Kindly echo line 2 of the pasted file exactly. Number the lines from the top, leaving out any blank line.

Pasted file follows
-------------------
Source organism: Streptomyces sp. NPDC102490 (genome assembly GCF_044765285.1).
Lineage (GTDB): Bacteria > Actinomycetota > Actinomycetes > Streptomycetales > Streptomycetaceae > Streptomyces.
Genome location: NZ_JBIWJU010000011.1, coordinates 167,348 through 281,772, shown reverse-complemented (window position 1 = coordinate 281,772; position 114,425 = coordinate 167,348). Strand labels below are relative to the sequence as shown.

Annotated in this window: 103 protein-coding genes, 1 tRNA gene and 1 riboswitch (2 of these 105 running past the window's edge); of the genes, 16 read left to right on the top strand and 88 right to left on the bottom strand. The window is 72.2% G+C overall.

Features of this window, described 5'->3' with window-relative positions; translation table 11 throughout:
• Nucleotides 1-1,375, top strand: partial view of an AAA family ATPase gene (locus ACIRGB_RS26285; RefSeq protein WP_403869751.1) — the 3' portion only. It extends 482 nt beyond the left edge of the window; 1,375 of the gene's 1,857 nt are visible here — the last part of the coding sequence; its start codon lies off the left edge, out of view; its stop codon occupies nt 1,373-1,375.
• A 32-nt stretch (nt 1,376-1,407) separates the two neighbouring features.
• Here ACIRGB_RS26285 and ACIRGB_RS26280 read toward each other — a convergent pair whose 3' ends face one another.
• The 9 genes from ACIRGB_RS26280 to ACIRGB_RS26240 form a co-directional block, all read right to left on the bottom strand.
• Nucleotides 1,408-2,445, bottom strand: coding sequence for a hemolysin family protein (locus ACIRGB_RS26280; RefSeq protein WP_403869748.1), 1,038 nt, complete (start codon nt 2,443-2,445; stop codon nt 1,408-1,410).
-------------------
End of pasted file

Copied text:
Lineage (GTDB): Bacteria > Actinomycetota > Actinomycetes > Streptomycetales > Streptomycetaceae > Streptomyces.